Sage Tea Benefits
Sage tea benefits have been well-known in much of the Mediterranean and Asia, though awareness to these have been slowly creeping in America and the rest of the world.
Sage tea made from the leaves of the plant is known to contain antiseptic, astringent and anti-spasmodic properties, among others.
Sage is an herb that is most commonly used as an infusion, extract, tincture, poultice and spice. The oil from sage can be used as a carminative or a stimulant.
Known by its scientific name of salvia officinalis, sage is an evergreen shrub - a perennial - that possesses long oblong-shaped grayish green leaves, light purple flowers and woody stems. It is believed to have originated from areas in southern Europe but through the centuries has been grown in many parts of the globe.
Sage has traditionally been used as an essential culinary spice in the Old World and is extensively used in Italy and England. It possesses a peppery and savory flavor and used to flavor chicken, turkey and pork-based dishes.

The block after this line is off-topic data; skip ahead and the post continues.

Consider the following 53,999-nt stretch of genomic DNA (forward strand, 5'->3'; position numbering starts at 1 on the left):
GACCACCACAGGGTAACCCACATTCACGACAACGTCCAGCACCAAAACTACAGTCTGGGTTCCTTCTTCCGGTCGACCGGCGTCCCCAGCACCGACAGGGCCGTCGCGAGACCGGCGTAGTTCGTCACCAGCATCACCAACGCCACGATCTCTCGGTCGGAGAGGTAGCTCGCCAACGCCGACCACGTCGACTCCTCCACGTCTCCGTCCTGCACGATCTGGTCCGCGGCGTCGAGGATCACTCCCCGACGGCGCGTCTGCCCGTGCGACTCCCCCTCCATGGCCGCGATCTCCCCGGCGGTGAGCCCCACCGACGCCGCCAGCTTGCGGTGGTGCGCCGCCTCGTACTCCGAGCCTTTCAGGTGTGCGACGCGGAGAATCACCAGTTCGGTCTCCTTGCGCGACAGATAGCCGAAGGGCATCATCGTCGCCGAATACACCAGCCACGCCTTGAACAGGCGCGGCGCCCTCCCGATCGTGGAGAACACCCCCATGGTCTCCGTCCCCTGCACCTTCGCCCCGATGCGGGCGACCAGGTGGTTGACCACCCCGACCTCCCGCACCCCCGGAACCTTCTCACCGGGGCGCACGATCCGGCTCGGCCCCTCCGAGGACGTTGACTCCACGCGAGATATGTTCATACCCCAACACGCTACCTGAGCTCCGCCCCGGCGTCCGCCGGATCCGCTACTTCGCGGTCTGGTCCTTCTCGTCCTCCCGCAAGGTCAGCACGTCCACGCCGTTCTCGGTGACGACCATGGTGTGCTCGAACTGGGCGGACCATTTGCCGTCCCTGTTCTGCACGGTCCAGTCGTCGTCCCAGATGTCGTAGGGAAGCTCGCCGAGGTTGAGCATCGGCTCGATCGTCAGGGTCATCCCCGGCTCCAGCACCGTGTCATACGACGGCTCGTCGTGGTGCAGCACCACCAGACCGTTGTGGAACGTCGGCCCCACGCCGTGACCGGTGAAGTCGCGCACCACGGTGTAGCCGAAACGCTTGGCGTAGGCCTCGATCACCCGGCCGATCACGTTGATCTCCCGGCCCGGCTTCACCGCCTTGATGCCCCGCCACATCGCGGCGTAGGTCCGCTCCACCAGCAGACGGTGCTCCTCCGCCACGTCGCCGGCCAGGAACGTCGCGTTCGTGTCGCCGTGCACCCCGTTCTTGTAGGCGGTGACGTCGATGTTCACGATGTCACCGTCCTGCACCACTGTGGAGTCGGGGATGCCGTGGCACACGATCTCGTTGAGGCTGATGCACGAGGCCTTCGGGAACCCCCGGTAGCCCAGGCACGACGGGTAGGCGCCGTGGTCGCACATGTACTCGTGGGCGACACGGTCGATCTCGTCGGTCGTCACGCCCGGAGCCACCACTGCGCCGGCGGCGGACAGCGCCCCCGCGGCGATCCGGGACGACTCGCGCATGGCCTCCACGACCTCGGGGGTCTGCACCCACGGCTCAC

The leaves of the sage contain the following active constituents:
How to make Sage Tea
Sage Tea can be made simply by pouring 1 pint of boiling water on to about 1 oz. of the dried herb. Let this mix stand for 30 minutes. To soften the peppery taste of the infusion, lemon and sugar are typically added to give it a citrusy twist. The result is a pleasant drink, cooling in fevers, and also a cleanser and purifier of the blood.
The infusion without the lemons and sugar, may also be utilized as a lotion for ulcers and to heal raw abrasions of the skin. It has also been popularly used as an application to the scalp, to darken the hair.'
'The fresh leaves, rubbed on the teeth, will cleanse them and strengthen the gums. Sage is a common ingredient in tooth-powders.'
Among the other health benefits that are believed to be derived from Sage tea or infusion of Sage include the following:
"He that would live for aye, must eat sage in May."
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